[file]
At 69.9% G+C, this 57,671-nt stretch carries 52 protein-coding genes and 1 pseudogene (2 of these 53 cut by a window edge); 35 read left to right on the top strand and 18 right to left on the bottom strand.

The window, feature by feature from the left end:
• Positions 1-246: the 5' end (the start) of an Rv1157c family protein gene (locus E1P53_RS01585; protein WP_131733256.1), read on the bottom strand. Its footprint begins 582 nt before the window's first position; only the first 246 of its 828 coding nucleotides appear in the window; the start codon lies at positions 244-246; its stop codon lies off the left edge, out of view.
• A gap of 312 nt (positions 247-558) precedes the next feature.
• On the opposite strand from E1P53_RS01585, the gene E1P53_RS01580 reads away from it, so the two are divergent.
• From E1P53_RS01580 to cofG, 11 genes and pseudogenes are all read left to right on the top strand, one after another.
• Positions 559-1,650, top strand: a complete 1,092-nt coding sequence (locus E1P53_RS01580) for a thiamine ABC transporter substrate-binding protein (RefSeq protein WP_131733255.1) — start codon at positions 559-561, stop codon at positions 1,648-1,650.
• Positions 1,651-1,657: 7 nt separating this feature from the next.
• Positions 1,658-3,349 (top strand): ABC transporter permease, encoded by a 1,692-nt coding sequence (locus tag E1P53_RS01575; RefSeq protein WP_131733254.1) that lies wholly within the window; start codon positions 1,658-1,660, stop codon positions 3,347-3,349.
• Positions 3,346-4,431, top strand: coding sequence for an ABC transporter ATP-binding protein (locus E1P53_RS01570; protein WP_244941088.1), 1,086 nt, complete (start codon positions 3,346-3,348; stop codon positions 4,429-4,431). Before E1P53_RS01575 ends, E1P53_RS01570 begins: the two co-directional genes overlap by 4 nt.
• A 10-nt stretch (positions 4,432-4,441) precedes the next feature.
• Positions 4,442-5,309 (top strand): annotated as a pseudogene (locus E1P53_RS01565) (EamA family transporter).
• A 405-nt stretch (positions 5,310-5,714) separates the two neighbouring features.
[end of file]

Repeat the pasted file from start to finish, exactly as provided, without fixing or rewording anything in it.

At 69.9% G+C, this 57,671-nt stretch carries 52 protein-coding genes and 1 pseudogene (2 of these 53 cut by a window edge); 35 read left to right on the top strand and 18 right to left on the bottom strand.

The window, feature by feature from the left end:
• Positions 1-246: the 5' end (the start) of an Rv1157c family protein gene (locus E1P53_RS01585; protein WP_131733256.1), read on the bottom strand. Its footprint begins 582 nt before the window's first position; only the first 246 of its 828 coding nucleotides appear in the window; the start codon lies at positions 244-246; its stop codon lies off the left edge, out of view.
• A gap of 312 nt (positions 247-558) precedes the next feature.
• On the opposite strand from E1P53_RS01585, the gene E1P53_RS01580 reads away from it, so the two are divergent.
• From E1P53_RS01580 to cofG, 11 genes and pseudogenes are all read left to right on the top strand, one after another.
• Positions 559-1,650, top strand: a complete 1,092-nt coding sequence (locus E1P53_RS01580) for a thiamine ABC transporter substrate-binding protein (RefSeq protein WP_131733255.1) — start codon at positions 559-561, stop codon at positions 1,648-1,650.
• Positions 1,651-1,657: 7 nt separating this feature from the next.
• Positions 1,658-3,349 (top strand): ABC transporter permease, encoded by a 1,692-nt coding sequence (locus tag E1P53_RS01575; RefSeq protein WP_131733254.1) that lies wholly within the window; start codon positions 1,658-1,660, stop codon positions 3,347-3,349.
• Positions 3,346-4,431, top strand: coding sequence for an ABC transporter ATP-binding protein (locus E1P53_RS01570; protein WP_244941088.1), 1,086 nt, complete (start codon positions 3,346-3,348; stop codon positions 4,429-4,431). Before E1P53_RS01575 ends, E1P53_RS01570 begins: the two co-directional genes overlap by 4 nt.
• A 10-nt stretch (positions 4,432-4,441) precedes the next feature.
• Positions 4,442-5,309 (top strand): annotated as a pseudogene (locus E1P53_RS01565) (EamA family transporter).
• A 405-nt stretch (positions 5,310-5,714) separates the two neighbouring features.